Young children customarily delight in detecting shapes in their surroundings. From noting a triangular yield sign while riding in the car, through spotting rectangular window panes, to gleefully scooping circular Cheerios from their cereal bowls, kids revel in the shapes all around them.
In that regard, parents, consider sharing with your young Euclids these three geometrically inspired and inspiring recommendations from a trio of writer/illustrators:
The first, Tickle Monster by Édouard Manceau, features an appealingly bright and stark protagonist composed of colorfully fanciful forms. Readers should enjoy watching the eponymous ogre morph from scary to silly to subdued; as its body parts are disarticulated, they become part of a tranquil nighttime neighborhood landscape.
The accompanying text should embolden youngsters to tickle various parts of the mild menace’s body to debilitate it. Toddlers, in particular, should enjoy the opportunity to tickle and tame the beast, while preschoolers may take interest in tracking the changes that take place while converting creature to street scene.
Walter’s Wonderful Web by Tim Hopgood, this month’s second recommendation, spotlights perseverance, creativity and an appreciation of hard work. In it, readers meet Walter, an eager young spider, who tries unsuccessfully to weave the perfect web, like those made by his friends. Throughout a very long day, Walter spins multiple “wibbly-wobbly” differently shaped webs, only to have the wind waft each away. In the end, though, through many trials and struggles, Walter feels great satisfaction as his mesh masterpiece shines in the moonlight.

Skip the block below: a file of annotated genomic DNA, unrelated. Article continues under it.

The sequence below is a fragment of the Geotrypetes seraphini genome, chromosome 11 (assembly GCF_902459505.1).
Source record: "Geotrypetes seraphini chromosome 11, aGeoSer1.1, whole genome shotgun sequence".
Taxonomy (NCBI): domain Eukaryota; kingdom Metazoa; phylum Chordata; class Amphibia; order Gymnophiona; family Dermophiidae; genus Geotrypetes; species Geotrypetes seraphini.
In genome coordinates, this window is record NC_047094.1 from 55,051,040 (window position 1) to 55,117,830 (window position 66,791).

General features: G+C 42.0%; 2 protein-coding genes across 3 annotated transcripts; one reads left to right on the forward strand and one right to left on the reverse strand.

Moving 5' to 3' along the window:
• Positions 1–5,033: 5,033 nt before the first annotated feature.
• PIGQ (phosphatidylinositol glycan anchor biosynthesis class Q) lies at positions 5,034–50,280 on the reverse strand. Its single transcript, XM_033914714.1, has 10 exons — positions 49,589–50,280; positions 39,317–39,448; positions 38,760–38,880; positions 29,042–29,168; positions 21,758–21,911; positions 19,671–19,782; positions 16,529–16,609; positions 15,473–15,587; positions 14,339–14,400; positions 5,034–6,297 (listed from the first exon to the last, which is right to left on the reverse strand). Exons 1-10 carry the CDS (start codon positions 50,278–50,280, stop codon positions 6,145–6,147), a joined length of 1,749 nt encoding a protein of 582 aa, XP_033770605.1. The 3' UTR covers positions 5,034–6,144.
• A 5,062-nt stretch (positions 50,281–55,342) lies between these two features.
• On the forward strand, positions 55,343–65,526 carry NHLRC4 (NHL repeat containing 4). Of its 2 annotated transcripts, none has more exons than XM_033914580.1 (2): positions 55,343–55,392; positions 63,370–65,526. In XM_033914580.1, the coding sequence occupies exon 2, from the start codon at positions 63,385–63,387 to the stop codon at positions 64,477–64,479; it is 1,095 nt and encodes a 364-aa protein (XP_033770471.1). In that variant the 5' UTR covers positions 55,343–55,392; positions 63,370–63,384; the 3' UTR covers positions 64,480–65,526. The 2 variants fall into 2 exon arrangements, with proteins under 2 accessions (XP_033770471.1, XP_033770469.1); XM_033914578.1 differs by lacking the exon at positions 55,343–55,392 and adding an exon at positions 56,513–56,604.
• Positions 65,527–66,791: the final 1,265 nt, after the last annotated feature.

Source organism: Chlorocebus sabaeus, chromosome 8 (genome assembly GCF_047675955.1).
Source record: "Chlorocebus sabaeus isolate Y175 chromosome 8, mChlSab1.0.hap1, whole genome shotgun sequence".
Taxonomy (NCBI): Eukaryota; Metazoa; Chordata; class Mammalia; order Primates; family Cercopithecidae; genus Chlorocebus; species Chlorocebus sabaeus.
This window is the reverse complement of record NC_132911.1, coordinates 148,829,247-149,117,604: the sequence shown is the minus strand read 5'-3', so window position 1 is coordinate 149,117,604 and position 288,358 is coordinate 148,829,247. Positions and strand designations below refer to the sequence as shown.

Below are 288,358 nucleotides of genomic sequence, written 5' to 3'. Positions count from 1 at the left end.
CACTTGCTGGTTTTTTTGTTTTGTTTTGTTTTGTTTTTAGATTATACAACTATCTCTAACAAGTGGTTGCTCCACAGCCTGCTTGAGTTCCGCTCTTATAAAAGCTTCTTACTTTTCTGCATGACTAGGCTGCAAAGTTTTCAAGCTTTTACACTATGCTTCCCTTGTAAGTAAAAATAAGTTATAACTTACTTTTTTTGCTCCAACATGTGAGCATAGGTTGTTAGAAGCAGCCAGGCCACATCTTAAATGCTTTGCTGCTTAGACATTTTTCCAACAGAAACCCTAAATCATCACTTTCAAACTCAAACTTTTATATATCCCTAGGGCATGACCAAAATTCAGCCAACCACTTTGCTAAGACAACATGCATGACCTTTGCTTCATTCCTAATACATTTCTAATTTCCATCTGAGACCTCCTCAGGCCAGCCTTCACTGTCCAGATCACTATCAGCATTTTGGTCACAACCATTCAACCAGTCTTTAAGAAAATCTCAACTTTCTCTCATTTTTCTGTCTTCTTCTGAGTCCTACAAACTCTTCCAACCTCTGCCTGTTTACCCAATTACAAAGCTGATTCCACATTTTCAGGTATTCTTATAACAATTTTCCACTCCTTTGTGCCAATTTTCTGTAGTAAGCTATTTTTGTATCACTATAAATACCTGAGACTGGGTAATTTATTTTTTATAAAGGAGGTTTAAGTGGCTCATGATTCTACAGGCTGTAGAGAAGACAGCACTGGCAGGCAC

Beyond naming the various shapes attempted by Walter, ensuing activities with children may include discovering small shapes in common household objects, counting the number of sides outlining each one or playfully tallying the number of triangles, circles or squares in the backyard garden.
This month’s third recommendation involves a book that children and adults alike may enjoy. Michael Hall’s Perfect Square simply yet inventively celebrates color, form, manipulation and transformation. It also conveys basic early childhood concepts of time, texture and language through bold-hued torn-paper geometrics. Carefully placed lines and arcs bring the amorphous images into context.
In Perfect Square, Hall designs an artistic adventure that may well inspire your family to create an original picture story all its own. All you’ll need is paper, a pencil – and imagination!
At Ready Readers, we know that “Kids Who Read Succeed!” Visit our website (readyreaders.org) to learn how you can support our efforts to ensure a brighter future for our community’s most vulnerable children by providing new books, early literacy experiences and more.